The 2016 Icelandic presidential election got overshadowed by the fervor behind Iceland’s win over England in the Euro 2016. Even so, in a country where 90% voter turnout is not unusual, football (soccer) reigns.
While the brief moment of world fame faded a week later when the island nation’s team took a beating by France, the euphoria of even an eighth place win still hovers among the fog, rain, and occasional sunshine.
Winning isn’t everything, I guess, in Iceland. So I jumped at the opportunity to sit down and chat with Andri Snær Magnuson, the author and presidential candidate who garnered more than 14% of the vote and ranked third out of a field of about nine (Guðni Johannesson, an historian won with 39%). When I sat down with Andri, it appears that even at third place, his candidacy accomplished something.
Unlike the United States, the president of Iceland cannot directly administer and create policy—the prime minister has more power. The president serves as a figure head and works to drive strategy and move public opinion.
Andre Snær is perhaps Iceland’s greatest living author. He has garnered numerous literary awards, his books have been published in some 30 languages, and many have been adapted for stage and performance.
I met Andri at Toppstöðin, translated to Power Plant, the last of Iceland’s old coal-fired power plant. He led the charge to convert the classic old industrial monolith into a creative workspace that has served as a sort of incubator for art, design, and other creative businesses. He petitioned Iceland’s government a year or so before the Iceland economic crash of 2008, also asking for funding for the conversion. Shortly after the crash the government handed him the keys, but no money.
The cracked window beside us shined a stream of Iceland’s almost endless summer light on us and one of the coal furnaces. He points to the apparatus and with a dose of endearing Icelandic sarcasm says, this is one of the first emojis—the forged iron shapes create a cartoon-like smiley.
Dressed in an untucked casual button-down blue denim shirt and with warm blue eyes set behind clean rimless glasses, Andri is comfortable with our conversation. He’s obviously done this before.
“I’ve interviewed the Dalai Lama twice,” he explains. Our conversation digs deeper into his views on big business, the environment, and Iceland’s future. His lineage, like most Icelanders goes back to the Vikings. While Iceland is one of the top ten aluminum producers in the world, Andri has been very vocal and active in stopping the development of Iceland’s interior, aluminium smelters, and the building of hydro-electric dams. An Alcoa smelter has been stopped, for the time being.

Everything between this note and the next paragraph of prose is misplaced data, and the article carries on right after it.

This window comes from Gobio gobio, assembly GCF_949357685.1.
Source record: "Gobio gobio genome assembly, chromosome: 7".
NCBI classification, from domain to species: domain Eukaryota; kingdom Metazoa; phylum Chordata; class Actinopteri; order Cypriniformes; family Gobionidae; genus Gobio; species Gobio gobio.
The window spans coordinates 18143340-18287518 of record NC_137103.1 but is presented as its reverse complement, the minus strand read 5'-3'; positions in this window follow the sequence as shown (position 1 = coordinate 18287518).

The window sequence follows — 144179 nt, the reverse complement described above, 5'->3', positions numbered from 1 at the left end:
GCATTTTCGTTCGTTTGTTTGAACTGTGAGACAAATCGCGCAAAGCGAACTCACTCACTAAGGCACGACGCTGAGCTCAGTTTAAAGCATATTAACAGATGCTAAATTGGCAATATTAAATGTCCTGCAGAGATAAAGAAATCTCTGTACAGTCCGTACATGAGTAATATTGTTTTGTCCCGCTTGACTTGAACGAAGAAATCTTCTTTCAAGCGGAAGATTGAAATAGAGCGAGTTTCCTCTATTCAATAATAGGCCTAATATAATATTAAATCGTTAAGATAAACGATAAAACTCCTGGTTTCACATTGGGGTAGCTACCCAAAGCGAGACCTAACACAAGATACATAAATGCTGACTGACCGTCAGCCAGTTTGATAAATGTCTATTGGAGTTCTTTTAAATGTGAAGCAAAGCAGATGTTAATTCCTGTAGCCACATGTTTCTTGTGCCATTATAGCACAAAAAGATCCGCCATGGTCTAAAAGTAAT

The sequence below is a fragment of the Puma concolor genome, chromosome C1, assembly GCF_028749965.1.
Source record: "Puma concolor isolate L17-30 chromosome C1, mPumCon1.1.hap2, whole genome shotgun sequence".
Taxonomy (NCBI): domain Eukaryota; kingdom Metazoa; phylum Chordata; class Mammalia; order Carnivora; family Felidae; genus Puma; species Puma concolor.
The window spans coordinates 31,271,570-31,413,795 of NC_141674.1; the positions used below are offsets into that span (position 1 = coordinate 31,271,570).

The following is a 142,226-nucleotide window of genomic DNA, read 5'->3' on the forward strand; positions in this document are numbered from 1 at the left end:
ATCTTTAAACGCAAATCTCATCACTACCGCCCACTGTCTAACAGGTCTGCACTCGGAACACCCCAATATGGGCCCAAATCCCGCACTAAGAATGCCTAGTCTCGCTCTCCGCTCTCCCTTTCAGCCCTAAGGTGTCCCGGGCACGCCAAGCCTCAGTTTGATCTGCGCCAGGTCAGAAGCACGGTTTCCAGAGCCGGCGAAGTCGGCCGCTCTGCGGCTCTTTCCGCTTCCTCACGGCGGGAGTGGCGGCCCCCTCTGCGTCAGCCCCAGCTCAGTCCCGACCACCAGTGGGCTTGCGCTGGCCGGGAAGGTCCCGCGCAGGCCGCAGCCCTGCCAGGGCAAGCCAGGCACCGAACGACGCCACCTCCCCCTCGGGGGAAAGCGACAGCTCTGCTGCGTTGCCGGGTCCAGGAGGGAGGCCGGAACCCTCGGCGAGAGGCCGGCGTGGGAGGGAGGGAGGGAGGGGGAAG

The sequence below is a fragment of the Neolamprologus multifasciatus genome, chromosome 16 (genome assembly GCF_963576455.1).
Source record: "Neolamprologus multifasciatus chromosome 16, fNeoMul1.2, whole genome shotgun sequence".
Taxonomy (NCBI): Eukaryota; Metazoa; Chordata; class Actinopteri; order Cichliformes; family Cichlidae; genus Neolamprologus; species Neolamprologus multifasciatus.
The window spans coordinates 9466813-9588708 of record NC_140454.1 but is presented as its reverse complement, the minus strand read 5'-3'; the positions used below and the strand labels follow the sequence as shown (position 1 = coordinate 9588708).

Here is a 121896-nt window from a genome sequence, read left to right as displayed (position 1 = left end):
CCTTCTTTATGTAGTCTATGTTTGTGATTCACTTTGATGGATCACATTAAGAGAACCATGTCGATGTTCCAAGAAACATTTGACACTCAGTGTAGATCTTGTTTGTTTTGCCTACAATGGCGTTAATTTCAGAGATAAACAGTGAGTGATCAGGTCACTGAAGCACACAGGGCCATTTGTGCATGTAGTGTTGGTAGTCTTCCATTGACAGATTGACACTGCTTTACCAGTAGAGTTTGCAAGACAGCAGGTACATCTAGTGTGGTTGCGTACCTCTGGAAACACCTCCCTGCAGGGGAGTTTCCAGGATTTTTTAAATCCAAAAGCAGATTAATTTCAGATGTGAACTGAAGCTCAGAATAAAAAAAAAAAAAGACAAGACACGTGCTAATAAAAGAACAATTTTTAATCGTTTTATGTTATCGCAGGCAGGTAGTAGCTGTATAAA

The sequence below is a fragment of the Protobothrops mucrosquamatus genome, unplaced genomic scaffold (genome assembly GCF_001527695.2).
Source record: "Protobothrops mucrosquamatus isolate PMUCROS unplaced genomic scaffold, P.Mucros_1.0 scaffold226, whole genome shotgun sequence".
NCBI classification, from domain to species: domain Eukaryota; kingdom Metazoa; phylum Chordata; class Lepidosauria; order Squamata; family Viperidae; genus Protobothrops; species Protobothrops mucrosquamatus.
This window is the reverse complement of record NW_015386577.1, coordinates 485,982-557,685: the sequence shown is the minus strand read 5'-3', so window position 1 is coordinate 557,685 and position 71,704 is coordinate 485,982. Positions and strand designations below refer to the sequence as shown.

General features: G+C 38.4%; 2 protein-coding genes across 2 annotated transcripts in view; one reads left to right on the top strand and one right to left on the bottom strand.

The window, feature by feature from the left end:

It’s no wonder Andri is such a passionate environmentalist, his grandparents spent their honeymoon in Europe measuring ice caps. His book “Dreamland: A Self Help Manual to a Frightened Nation” digs deep into the smelter plants affect on Iceland’s ecosystem was the number one best-selling book in Iceland in 2006, received the Icelandic Literary Award, and the Icelandic Bookseller Prize.
In 2008, Andri along with iconic Iceland rockers Björk and Sigur Rós led one of Iceland’s largest protests—nearly 30,000 people—at an outdoor concert just minutes from Toppstöðin. Together, they successfully protested the construction of a dam in the southwestern part of the country.
During our conversation the film crew that followed me throughout my journey across Iceland, filmed and recorded us, often with director Panayioti Yannitsos hovering a camera inches from our faces. Andri never flinches.
Like most Icelanders, he is passionate about nature, ecology, and green and sustainable practices. However, at times some Icelandic people see Andri as a bit of a radical. One farmer I spoke with said, “He is a good writer, I like his books, but he doesn’t have the experience to be president.” Another local innkeeper told me, “We need the aluminum smelters, this brings money to the economy.”
There is controversy as to how much money stays in Iceland due to the foreign interests that run the smelters—and the corruption recently brought to light in the Panama Papers which led to the resignation of former Prime Minister Sigmundur David Gunnlaugsson.
In speaking with Andri, I feel he sees this all as a distraction instead of what it should be: an opportunity to push the country—and the government forward and create further awareness and change.
“I see a future where our children in Iceland revere fish in the same way that American kids revere dinosaurs,” he says referring to the history of the people, the land, and the oceans that surround Iceland. His future also includes more controlled tourism which in turn would provide funding for museums that would highlight ancient texts and the rich history of Iceland.
As for Andri’s political ambitions, it’s hard to tell. While his heritage is clearly Nordic and Viking, I do feel he’s a bit of a renaissance man, having written bestselling fiction, nonfiction,and theatre and serving as an activist, entrepreneur, and more. When I asked him what’s next, he nonchalantly shrugs his shoulders and says I don’t know. He clearly has ideas, and in many ways feel that ideas will also find him.
After we bid farewell, he hops on a modest bicycle and pedals away, I feel elated, recharged and excited about Iceland. And I wonder where else could I have the opportunity to meet a presidential candidate and revered author in such a random way—we connected over Twitter. That’s the beauty of travel, and that’s the beauty of being open and curious.
Highlights of our conversation will be in the Iceland episode of our new show “Border to Border” and I’m hoping to include most of the interview in an upcoming WorldRider podcast.